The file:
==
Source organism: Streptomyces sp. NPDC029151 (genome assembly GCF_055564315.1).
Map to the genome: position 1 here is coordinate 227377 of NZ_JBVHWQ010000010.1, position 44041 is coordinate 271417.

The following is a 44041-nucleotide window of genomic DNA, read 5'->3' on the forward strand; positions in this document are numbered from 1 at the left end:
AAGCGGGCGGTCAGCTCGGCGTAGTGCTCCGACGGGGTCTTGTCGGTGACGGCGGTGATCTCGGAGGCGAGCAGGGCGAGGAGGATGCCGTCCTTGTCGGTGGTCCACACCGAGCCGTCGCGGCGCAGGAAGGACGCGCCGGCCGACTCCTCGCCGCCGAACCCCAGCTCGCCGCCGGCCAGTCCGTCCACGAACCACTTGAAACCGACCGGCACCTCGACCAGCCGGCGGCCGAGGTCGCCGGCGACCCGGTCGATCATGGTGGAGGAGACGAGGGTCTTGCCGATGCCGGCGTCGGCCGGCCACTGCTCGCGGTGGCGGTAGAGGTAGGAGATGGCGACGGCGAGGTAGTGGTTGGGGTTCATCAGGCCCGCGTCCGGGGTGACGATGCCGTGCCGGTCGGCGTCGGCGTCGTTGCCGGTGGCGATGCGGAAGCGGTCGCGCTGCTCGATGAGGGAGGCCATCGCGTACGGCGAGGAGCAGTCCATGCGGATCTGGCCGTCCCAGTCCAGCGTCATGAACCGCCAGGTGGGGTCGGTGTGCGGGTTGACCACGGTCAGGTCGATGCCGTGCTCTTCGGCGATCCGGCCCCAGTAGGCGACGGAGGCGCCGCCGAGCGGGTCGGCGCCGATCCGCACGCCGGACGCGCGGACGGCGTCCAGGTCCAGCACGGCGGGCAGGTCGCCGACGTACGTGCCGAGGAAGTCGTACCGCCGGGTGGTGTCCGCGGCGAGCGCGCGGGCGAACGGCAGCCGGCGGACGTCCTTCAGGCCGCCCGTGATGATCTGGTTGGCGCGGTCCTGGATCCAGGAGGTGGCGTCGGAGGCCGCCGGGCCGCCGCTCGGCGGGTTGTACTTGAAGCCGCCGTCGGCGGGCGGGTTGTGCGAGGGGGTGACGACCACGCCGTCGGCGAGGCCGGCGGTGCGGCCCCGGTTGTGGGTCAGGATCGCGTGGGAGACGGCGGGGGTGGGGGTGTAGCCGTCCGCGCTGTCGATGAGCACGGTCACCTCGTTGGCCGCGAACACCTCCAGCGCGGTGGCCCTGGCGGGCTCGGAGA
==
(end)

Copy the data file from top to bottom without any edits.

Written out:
Source organism: Streptomyces sp. NPDC029151 (genome assembly GCF_055564315.1).
Map to the genome: position 1 here is coordinate 227377 of NZ_JBVHWQ010000010.1, position 44041 is coordinate 271417.

The following is a 44041-nucleotide window of genomic DNA, read 5'->3' on the forward strand; positions in this document are numbered from 1 at the left end:
AAGCGGGCGGTCAGCTCGGCGTAGTGCTCCGACGGGGTCTTGTCGGTGACGGCGGTGATCTCGGAGGCGAGCAGGGCGAGGAGGATGCCGTCCTTGTCGGTGGTCCACACCGAGCCGTCGCGGCGCAGGAAGGACGCGCCGGCCGACTCCTCGCCGCCGAACCCCAGCTCGCCGCCGGCCAGTCCGTCCACGAACCACTTGAAACCGACCGGCACCTCGACCAGCCGGCGGCCGAGGTCGCCGGCGACCCGGTCGATCATGGTGGAGGAGACGAGGGTCTTGCCGATGCCGGCGTCGGCCGGCCACTGCTCGCGGTGGCGGTAGAGGTAGGAGATGGCGACGGCGAGGTAGTGGTTGGGGTTCATCAGGCCCGCGTCCGGGGTGACGATGCCGTGCCGGTCGGCGTCGGCGTCGTTGCCGGTGGCGATGCGGAAGCGGTCGCGCTGCTCGATGAGGGAGGCCATCGCGTACGGCGAGGAGCAGTCCATGCGGATCTGGCCGTCCCAGTCCAGCGTCATGAACCGCCAGGTGGGGTCGGTGTGCGGGTTGACCACGGTCAGGTCGATGCCGTGCTCTTCGGCGATCCGGCCCCAGTAGGCGACGGAGGCGCCGCCGAGCGGGTCGGCGCCGATCCGCACGCCGGACGCGCGGACGGCGTCCAGGTCCAGCACGGCGGGCAGGTCGCCGACGTACGTGCCGAGGAAGTCGTACCGCCGGGTGGTGTCCGCGGCGAGCGCGCGGGCGAACGGCAGCCGGCGGACGTCCTTCAGGCCGCCCGTGATGATCTGGTTGGCGCGGTCCTGGATCCAGGAGGTGGCGTCGGAGGCCGCCGGGCCGCCGCTCGGCGGGTTGTACTTGAAGCCGCCGTCGGCGGGCGGGTTGTGCGAGGGGGTGACGACCACGCCGTCGGCGAGGCCGGCGGTGCGGCCCCGGTTGTGGGTCAGGATCGCGTGGGAGACGGCGGGGGTGGGGGTGTAGCCGTCCGCGCTGTCGATGAGCACGGTCACCTCGTTGGCCGCGAACACCTCCAGCGCGGTGGCCCTGGCGGGCTCGGAGA